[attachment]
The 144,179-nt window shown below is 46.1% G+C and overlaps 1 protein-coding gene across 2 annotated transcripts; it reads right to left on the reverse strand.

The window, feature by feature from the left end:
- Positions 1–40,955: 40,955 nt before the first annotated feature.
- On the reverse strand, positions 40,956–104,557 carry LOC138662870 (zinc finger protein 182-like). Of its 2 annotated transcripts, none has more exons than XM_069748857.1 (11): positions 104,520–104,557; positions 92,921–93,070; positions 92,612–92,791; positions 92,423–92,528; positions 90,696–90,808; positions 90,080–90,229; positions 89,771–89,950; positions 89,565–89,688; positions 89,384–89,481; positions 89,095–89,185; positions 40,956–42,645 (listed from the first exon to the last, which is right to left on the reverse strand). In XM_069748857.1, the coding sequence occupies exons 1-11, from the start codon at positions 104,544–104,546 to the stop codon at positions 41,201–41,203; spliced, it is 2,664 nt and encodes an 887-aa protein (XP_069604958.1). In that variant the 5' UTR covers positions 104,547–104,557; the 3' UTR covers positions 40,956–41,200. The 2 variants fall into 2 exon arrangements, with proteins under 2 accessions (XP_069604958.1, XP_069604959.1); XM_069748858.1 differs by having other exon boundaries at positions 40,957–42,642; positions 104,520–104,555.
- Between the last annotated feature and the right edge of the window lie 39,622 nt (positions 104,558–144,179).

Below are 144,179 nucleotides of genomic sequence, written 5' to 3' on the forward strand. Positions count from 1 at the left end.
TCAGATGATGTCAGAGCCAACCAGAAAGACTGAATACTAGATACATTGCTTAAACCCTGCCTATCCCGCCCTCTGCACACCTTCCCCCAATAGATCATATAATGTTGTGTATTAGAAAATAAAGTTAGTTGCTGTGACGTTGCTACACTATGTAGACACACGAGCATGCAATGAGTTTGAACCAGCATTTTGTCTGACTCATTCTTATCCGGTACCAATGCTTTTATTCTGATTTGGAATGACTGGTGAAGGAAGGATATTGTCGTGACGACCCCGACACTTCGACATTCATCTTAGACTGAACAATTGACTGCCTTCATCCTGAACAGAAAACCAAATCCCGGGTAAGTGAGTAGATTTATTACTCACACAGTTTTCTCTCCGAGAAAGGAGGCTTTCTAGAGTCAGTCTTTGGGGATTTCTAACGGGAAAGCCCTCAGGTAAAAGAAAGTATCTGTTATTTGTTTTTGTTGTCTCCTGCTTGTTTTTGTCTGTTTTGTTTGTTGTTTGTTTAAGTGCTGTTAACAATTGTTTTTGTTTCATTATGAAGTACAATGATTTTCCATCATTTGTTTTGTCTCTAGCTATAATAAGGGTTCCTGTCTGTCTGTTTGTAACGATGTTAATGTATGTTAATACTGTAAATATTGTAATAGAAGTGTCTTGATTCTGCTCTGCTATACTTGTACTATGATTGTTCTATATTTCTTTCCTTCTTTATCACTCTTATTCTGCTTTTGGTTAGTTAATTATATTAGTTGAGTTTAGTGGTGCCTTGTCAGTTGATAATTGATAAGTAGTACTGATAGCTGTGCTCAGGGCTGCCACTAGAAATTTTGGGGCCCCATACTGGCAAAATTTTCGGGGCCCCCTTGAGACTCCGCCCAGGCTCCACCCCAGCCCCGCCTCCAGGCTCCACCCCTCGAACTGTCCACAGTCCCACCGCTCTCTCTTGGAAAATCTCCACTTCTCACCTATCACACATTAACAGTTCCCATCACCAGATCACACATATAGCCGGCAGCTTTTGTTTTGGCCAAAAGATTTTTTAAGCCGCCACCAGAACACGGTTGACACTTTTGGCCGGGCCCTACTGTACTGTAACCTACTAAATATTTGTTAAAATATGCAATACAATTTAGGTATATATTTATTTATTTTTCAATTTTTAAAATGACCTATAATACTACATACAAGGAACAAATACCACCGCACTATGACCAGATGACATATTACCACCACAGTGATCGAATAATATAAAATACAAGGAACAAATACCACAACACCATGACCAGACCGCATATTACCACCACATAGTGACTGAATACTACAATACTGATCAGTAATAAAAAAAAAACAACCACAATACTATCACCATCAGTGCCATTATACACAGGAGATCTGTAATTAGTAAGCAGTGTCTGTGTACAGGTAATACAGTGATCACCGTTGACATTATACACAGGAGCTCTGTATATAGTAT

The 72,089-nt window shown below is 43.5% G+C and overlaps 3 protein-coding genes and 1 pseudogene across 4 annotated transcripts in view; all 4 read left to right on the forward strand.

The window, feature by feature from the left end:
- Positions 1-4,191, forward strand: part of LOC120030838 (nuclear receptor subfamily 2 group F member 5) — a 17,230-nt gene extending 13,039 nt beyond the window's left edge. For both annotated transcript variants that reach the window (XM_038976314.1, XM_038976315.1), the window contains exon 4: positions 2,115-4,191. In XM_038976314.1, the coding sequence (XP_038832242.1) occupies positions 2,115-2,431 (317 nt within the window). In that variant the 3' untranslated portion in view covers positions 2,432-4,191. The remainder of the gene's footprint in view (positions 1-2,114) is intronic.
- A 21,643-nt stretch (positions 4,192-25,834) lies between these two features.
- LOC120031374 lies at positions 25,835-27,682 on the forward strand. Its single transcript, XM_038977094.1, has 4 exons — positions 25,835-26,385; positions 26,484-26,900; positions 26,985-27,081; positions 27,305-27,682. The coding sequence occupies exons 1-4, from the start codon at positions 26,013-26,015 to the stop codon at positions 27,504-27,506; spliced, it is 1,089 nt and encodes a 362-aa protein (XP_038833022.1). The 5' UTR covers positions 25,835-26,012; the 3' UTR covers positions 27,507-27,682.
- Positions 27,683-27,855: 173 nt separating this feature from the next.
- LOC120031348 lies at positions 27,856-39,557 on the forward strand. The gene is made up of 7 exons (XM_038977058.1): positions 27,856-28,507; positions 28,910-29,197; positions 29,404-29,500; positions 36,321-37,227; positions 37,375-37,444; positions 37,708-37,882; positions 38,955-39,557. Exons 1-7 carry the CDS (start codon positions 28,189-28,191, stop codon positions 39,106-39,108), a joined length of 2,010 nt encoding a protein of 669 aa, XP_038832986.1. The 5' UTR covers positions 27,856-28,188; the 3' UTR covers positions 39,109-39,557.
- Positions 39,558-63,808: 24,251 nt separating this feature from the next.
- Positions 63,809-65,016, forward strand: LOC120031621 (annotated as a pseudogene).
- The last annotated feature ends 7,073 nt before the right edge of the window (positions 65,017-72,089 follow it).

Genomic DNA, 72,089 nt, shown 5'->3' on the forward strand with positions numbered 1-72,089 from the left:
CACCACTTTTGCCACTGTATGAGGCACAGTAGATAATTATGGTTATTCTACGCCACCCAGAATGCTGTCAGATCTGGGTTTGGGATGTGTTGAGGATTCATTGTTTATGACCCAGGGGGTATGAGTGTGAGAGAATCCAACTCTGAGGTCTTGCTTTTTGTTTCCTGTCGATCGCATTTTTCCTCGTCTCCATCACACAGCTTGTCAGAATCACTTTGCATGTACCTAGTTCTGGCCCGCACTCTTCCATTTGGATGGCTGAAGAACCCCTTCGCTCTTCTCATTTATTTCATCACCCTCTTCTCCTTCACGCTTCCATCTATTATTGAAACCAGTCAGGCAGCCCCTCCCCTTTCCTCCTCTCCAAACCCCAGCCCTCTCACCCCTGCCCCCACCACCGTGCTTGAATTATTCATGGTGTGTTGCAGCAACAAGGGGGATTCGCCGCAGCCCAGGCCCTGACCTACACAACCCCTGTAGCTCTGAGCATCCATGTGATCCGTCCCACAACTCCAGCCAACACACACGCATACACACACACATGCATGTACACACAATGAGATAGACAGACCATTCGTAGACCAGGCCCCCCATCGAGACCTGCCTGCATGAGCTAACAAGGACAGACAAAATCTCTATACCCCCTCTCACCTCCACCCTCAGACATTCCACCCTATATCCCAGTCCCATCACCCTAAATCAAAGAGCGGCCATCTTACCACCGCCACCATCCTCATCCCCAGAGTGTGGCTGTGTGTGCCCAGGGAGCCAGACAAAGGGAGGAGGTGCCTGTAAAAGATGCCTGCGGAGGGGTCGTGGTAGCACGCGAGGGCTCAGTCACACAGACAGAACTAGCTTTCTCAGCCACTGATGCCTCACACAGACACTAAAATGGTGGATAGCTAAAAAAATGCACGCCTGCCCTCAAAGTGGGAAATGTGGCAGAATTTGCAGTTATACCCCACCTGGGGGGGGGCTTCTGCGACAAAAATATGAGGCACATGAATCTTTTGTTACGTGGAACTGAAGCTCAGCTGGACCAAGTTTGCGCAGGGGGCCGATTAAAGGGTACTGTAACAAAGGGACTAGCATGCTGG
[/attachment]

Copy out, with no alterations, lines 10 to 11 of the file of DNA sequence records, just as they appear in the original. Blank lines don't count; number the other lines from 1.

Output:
- Positions 1-4,191, forward strand: part of LOC120030838 (nuclear receptor subfamily 2 group F member 5) — a 17,230-nt gene extending 13,039 nt beyond the window's left edge. For both annotated transcript variants that reach the window (XM_038976314.1, XM_038976315.1), the window contains exon 4: positions 2,115-4,191. In XM_038976314.1, the coding sequence (XP_038832242.1) occupies positions 2,115-2,431 (317 nt within the window). In that variant the 3' untranslated portion in view covers positions 2,432-4,191. The remainder of the gene's footprint in view (positions 1-2,114) is intronic.
- A 21,643-nt stretch (positions 4,192-25,834) lies between these two features.